Should "Special" Mean "Separate" for School Testing?

by Linda Lyons, Education and Youth Editor

The federal No Child Left Behind (NCLB) law has generated its share of controversy since it was passed in 2002. The law's stipulations on measuring student achievement and reporting test scores, for example, have drawn fire from educators because they see them as one-size-fits-all approaches that just don't fit their schools. One of NCLB's goals is to close the education gap between wealthy and poor school districts by holding schools accountable for every student's performance. In order to identify children and schools that are slipping through the cracks, NCLB mandated standardized state testing for all students in grades 3 through 8. The law requires that test scores be broken down by poverty level, race, and ethnicity, English proficiency, and disability.

Separating a school's standardized test scores by groups with different backgrounds and needs in order to gauge groups' educational achievements may seem like a worthy goal. But when asked specifically about separate reporting of test scores in general, according to such criteria as race and poverty level, disability status, and ability to speak English, slightly more than half of Americans (52%) said they oppose the practice, according to the 2004 Phi Delta Kappa/Gallup Poll of the Public's Attitudes Toward the Public Schools*.

Although they don't advocate separating out specific groups' scores, in the case of "special education" students, most recognize the need to make exceptions. A majority of Americans (61%) believe that students enrolled in special education should not "be required to meet the same standards as all other students in the school."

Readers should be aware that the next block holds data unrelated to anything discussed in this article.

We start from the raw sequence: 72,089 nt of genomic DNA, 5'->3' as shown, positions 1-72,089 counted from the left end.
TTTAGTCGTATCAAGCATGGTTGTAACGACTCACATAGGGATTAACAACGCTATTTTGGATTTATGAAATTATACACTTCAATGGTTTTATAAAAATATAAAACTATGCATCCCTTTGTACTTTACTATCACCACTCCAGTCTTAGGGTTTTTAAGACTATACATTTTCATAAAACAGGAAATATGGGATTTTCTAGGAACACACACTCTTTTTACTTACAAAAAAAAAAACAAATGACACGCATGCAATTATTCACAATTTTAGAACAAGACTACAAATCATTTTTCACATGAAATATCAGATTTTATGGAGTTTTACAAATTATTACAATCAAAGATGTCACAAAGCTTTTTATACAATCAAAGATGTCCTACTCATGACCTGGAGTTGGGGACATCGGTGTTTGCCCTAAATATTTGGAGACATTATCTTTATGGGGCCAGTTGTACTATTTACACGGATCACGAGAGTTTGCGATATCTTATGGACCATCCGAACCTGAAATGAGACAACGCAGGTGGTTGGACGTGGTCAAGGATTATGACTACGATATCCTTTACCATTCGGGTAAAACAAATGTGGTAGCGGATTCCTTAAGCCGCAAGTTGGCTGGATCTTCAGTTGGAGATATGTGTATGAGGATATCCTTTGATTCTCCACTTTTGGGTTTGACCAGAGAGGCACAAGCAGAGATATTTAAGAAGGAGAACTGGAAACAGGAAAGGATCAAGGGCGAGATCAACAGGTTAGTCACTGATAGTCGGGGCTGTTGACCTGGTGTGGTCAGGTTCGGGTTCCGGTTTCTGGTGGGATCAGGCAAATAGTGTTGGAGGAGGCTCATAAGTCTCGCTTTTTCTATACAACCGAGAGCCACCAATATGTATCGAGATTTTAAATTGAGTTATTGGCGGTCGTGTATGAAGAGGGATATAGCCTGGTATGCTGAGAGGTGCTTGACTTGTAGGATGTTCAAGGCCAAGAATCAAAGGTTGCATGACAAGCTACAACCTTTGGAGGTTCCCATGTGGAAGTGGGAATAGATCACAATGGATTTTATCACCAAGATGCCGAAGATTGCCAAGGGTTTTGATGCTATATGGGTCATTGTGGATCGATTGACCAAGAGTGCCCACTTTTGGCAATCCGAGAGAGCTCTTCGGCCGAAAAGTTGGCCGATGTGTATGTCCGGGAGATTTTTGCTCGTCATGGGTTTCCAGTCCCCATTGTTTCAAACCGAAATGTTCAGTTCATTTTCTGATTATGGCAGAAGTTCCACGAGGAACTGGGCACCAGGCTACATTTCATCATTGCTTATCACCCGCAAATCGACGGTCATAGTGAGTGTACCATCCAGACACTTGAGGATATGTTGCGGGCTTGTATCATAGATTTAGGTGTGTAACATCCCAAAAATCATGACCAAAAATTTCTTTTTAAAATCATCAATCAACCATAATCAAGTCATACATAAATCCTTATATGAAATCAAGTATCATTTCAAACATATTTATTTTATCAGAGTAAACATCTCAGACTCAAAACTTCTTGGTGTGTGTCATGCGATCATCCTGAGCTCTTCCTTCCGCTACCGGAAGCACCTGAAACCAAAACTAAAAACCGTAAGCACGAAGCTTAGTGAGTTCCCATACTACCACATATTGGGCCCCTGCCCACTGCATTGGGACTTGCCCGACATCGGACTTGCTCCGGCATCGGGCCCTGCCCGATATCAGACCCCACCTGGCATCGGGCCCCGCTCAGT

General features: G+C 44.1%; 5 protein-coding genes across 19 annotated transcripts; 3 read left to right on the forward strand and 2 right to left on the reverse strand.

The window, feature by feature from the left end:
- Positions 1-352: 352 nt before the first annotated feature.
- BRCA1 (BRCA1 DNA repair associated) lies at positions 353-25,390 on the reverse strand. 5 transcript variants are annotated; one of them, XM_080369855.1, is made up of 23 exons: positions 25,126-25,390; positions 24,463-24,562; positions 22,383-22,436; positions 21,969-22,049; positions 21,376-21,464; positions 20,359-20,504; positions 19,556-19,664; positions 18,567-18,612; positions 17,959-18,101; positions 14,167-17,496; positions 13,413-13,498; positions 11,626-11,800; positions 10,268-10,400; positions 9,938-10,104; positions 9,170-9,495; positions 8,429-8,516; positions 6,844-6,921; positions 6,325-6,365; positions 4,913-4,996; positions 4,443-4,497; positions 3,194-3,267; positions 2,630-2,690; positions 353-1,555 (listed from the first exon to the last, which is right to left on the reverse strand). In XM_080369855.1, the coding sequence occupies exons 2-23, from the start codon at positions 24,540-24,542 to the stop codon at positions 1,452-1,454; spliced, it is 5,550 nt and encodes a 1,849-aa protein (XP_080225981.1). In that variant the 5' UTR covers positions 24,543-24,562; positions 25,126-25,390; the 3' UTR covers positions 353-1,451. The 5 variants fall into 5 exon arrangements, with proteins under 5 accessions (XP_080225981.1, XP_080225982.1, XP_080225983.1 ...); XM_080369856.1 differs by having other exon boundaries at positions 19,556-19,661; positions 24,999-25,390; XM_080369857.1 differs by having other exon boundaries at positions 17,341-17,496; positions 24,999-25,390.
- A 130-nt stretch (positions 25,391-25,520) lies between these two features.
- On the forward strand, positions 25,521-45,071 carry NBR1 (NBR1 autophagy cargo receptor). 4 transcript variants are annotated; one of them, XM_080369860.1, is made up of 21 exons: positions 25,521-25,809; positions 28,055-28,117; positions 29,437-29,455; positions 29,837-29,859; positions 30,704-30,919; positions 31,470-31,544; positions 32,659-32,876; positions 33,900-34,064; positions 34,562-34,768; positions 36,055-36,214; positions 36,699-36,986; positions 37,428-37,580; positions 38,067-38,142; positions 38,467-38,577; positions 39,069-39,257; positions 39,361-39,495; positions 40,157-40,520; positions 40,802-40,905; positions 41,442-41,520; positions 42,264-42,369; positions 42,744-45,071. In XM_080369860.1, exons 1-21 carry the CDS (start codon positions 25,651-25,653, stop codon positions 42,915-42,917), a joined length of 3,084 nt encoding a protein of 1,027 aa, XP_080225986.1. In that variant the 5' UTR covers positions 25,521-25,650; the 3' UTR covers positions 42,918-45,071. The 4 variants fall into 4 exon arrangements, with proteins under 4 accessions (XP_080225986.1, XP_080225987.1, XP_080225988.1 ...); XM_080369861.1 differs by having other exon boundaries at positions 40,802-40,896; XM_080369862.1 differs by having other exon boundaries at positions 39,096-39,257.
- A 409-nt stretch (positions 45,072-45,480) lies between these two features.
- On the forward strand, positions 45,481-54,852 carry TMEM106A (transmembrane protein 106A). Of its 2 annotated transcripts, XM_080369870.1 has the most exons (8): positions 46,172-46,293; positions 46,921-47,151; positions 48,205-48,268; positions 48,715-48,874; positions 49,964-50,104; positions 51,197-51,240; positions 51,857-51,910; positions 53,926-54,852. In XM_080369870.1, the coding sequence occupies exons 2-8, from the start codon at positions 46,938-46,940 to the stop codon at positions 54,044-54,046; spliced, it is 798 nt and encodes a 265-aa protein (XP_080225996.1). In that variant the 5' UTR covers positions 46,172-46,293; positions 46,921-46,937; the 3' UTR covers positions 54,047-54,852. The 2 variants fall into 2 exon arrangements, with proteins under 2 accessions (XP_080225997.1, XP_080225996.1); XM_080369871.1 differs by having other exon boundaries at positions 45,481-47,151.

This question has implications beyond the special education students themselves, because including or separating their test scores from the overall average would affect the entire school's ability to meet NCLB requirements. If a school is not making "adequate yearly progress," based largely on combined test scores, it will be designated as needing improvement. If progress has not been reported over a four-year period, corrective action will be taken, including replacing staff or implementing a new curriculum. After five years with no improvement, the school must be restructured by either replacing all or most of the school staff, turning over operations to the state or a private education company, or reopening the school as a charter school.

A majority (57%) of Americans say that the standardized test scores of special education students should not "be included with the test scores of all other students in determining whether a school is in need of improvement under NCLB." And a similar number -- 56% -- say that a school should not "be designated in need of improvement if the special education students are the only group in that school that fails to make state goals."

Bottom Line

Solving this issue may be a challenge. Inclusion is an important concept for many in the special education community and test scores are no exception. The National Center on Educational Outcomes, which researches and advises states and federal bodies on educational assessment and accountability, believes that students with disabilities benefit when they are included in accountability systems. "Educators realize that these students also count, just like all other students. They need to make sure that these students learn to very high levels, just like other students. Because they are part of the accountability system, educators' expectations for students with disabilities are more likely to increase."

Julie Lutjeharms, a special education resource teacher in Nebraska, also believes special education students should have their scores included. "Different individuals might worry that these special education children bring down the overall test scores for a particular school or district and that that is not fair," she says. "The fact of the matter is that these special education children belong in that school just like every other child, and all of the scores should be recognized."

*This article contains findings from the 36th Annual Phi Delta Kappa/Gallup Poll of the Public's Attitudes Toward the Public Schools, released on Aug. 24 in Washington, D.C.

*The findings of the survey are based on telephone interviews with a random sample of 1,003 U.S. adults, aged 18 and older, conducted from May 28 to June 18, 2004. For results based on this sample, one can say with 95% confidence that the maximum error attributable to sampling and other random effects is ±3 percentage points.

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